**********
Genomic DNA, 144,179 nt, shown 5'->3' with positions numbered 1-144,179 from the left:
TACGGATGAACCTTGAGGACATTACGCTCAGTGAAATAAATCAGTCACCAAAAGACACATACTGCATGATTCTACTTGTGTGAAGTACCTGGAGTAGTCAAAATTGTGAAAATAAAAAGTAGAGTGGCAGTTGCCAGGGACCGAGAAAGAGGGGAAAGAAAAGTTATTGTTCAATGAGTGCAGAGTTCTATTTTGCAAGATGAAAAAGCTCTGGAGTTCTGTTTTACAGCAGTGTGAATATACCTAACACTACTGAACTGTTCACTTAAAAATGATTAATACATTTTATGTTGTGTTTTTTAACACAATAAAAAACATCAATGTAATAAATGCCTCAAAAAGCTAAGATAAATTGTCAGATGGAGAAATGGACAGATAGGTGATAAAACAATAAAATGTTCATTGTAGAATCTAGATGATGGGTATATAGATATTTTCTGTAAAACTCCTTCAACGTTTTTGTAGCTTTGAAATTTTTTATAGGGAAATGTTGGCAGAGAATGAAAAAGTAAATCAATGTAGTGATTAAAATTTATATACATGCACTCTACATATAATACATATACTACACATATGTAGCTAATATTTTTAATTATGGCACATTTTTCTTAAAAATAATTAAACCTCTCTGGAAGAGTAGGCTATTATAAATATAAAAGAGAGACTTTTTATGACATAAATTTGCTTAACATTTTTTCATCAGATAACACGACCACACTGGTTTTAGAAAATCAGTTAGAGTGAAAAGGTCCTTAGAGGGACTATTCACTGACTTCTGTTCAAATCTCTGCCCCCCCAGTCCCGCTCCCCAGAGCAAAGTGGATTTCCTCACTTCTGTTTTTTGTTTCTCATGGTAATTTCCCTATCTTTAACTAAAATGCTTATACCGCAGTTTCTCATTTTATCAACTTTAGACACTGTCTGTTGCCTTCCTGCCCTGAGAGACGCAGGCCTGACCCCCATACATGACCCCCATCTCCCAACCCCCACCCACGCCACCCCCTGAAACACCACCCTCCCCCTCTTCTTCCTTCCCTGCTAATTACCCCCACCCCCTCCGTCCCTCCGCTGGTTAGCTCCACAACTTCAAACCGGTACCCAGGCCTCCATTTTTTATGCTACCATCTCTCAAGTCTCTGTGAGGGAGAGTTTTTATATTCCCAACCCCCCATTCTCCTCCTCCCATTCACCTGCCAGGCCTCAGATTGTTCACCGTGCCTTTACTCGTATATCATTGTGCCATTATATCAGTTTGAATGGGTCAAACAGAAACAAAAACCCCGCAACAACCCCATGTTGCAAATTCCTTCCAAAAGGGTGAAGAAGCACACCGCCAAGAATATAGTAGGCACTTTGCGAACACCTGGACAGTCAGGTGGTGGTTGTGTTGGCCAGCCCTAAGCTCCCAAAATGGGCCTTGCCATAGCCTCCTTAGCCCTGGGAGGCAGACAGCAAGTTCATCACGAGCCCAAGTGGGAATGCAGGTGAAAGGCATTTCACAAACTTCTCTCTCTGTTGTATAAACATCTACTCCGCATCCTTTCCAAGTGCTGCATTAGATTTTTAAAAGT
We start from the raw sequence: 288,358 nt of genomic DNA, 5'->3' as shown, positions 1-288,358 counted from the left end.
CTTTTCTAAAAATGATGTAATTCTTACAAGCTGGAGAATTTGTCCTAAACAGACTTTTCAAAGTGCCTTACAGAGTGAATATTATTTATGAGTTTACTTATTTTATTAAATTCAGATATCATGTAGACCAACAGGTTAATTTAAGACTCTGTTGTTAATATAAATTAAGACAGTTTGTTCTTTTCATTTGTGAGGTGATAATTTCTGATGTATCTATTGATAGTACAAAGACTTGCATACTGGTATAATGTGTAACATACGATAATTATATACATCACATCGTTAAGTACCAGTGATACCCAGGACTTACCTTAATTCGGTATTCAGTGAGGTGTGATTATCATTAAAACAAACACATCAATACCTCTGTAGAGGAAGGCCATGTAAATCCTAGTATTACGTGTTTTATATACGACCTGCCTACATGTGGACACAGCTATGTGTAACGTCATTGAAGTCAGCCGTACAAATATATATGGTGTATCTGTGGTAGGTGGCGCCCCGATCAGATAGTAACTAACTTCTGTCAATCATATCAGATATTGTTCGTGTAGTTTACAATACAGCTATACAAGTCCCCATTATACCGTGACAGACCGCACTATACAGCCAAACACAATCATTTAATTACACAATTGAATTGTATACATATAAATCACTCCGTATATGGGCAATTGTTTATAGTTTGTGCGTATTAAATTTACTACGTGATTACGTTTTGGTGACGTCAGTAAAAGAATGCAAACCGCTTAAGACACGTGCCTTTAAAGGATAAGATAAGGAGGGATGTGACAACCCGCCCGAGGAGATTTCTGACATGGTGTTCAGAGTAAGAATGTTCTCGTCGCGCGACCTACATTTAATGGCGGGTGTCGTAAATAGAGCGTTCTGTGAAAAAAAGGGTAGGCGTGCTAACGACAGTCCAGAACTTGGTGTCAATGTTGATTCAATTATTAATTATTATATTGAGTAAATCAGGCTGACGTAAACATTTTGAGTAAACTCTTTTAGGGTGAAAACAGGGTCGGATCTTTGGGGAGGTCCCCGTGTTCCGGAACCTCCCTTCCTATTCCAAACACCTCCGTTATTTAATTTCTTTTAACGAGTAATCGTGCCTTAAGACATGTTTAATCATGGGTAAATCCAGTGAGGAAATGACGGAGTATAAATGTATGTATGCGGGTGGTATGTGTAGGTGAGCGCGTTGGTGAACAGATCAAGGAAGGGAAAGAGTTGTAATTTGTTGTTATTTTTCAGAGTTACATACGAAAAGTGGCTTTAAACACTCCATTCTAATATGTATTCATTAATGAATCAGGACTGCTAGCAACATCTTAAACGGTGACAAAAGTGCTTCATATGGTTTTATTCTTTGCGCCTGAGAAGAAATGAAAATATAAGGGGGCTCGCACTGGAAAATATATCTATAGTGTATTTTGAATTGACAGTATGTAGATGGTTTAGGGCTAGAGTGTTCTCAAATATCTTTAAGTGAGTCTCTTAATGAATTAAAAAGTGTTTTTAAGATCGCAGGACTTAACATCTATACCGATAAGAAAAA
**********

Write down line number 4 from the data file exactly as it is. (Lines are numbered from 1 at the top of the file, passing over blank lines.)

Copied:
CTTTTCTAAAAATGATGTAATTCTTACAAGCTGGAGAATTTGTCCTAAACAGACTTTTCAAAGTGCCTTACAGAGTGAATATTATTTATGAGTTTACTTATTTTATTAAATTCAGATATCATGTAGACCAACAGGTTAATTTAAGACTCTGTTGTTAATATAAATTAAGACAGTTTGTTCTTTTCATTTGTGAGGTGATAATTTCTGATGTATCTATTGATAGTACAAAGACTTGCATACTGGTATAATGTGTAACATACGATAATTATATACATCACATCGTTAAGTACCAGTGATACCCAGGACTTACCTTAATTCGGTATTCAGTGAGGTGTGATTATCATTAAAACAAACACATCAATACCTCTGTAGAGGAAGGCCATGTAAATCCTAGTATTACGTGTTTTATATACGACCTGCCTACATGTGGACACAGCTATGTGTAACGTCATTGAAGTCAGCCGTACAAATATATATGGTGTATCTGTGGTAGGTGGCGCCCCGATCAGATAGTAACTAACTTCTGTCAATCATATCAGATATTGTTCGTGTAGTTTACAATACAGCTATACAAGTCCCCATTATACCGTGACAGACCGCACTATACAGCCAAACACAATCATTTAATTACACAATTGAATTGTATACATATAAATCACTCCGTATATGGGCAATTGTTTATAGTTTGTGCGTATTAAATTTACTACGTGATTACGTTTTGGTGACGTCAGTAAAAGAATGCAAACCGCTTAAGACACGTGCCTTTAAAGGATAAGATAAGGAGGGATGTGACAACCCGCCCGAGGAGATTTCTGACATGGTGTTCAGAGTAAGAATGTTCTCGTCGCGCGACCTACATTTAATGGCGGGTGTCGTAAATAGAGCGTTCTGTGAAAAAAAGGGTAGGCGTGCTAACGACAGTCCAGAACTTGGTGTCAATGTTGATTCAATTATTAATTATTATATTGAGTAAATCAGGCTGACGTAAACATTTTGAGTAAACTCTTTTAGGGTGAAAACAGGGTCGGATCTTTGGGGAGGTCCCCGTGTTCCGGAACCTCCCTTCCTATTCCAAACACCTCCGTTATTTAATTTCTTTTAACGAGTAATCGTGCCTTAAGACATGTTTAATCATGGGTAAATCCAGTGAGGAAATGACGGAGTATAAATGTATGTATGCGGGTGGTATGTGTAGGTGAGCGCGTTGGTGAACAGATCAAGGAAGGGAAAGAGTTGTAATTTGTTGTTATTTTTCAGAGTTACATACGAAAAGTGGCTTTAAACACTCCATTCTAATATGTATTCATTAATGAATCAGGACTGCTAGCAACATCTTAAACGGTGACAAAAGTGCTTCATATGGTTTTATTCTTTGCGCCTGAGAAGAAATGAAAATATAAGGGGGCTCGCACTGGAAAATATATCTATAGTGTATTTTGAATTGACAGTATGTAGATGGTTTAGGGCTAGAGTGTTCTCAAATATCTTTAAGTGAGTCTCTTAATGAATTAAAAAGTGTTTTTAAGATCGCAGGACTTAACATCTATACCGATAAGAAAAA